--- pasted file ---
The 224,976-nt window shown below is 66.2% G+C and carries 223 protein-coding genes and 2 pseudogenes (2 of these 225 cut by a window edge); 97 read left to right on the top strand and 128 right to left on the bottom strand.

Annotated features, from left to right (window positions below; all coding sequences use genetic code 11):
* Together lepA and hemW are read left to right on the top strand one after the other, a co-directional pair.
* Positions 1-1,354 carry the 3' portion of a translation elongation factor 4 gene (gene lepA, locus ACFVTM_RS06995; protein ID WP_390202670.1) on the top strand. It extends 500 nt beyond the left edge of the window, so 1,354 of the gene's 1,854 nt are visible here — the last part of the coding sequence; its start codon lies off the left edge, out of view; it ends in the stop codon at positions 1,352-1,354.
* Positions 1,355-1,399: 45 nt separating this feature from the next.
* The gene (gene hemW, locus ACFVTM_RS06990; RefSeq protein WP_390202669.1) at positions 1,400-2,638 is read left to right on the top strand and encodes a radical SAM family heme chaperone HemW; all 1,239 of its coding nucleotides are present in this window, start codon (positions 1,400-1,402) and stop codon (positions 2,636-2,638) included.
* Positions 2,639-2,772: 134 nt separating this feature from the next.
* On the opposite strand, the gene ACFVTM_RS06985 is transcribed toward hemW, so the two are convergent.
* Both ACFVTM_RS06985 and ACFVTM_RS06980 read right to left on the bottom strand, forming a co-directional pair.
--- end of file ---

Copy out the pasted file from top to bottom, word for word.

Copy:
The 224,976-nt window shown below is 66.2% G+C and carries 223 protein-coding genes and 2 pseudogenes (2 of these 225 cut by a window edge); 97 read left to right on the top strand and 128 right to left on the bottom strand.

Annotated features, from left to right (window positions below; all coding sequences use genetic code 11):
* Together lepA and hemW are read left to right on the top strand one after the other, a co-directional pair.
* Positions 1-1,354 carry the 3' portion of a translation elongation factor 4 gene (gene lepA, locus ACFVTM_RS06995; protein ID WP_390202670.1) on the top strand. It extends 500 nt beyond the left edge of the window, so 1,354 of the gene's 1,854 nt are visible here — the last part of the coding sequence; its start codon lies off the left edge, out of view; it ends in the stop codon at positions 1,352-1,354.
* Positions 1,355-1,399: 45 nt separating this feature from the next.
* The gene (gene hemW, locus ACFVTM_RS06990; RefSeq protein WP_390202669.1) at positions 1,400-2,638 is read left to right on the top strand and encodes a radical SAM family heme chaperone HemW; all 1,239 of its coding nucleotides are present in this window, start codon (positions 1,400-1,402) and stop codon (positions 2,636-2,638) included.
* Positions 2,639-2,772: 134 nt separating this feature from the next.
* On the opposite strand, the gene ACFVTM_RS06985 is transcribed toward hemW, so the two are convergent.
* Both ACFVTM_RS06985 and ACFVTM_RS06980 read right to left on the bottom strand, forming a co-directional pair.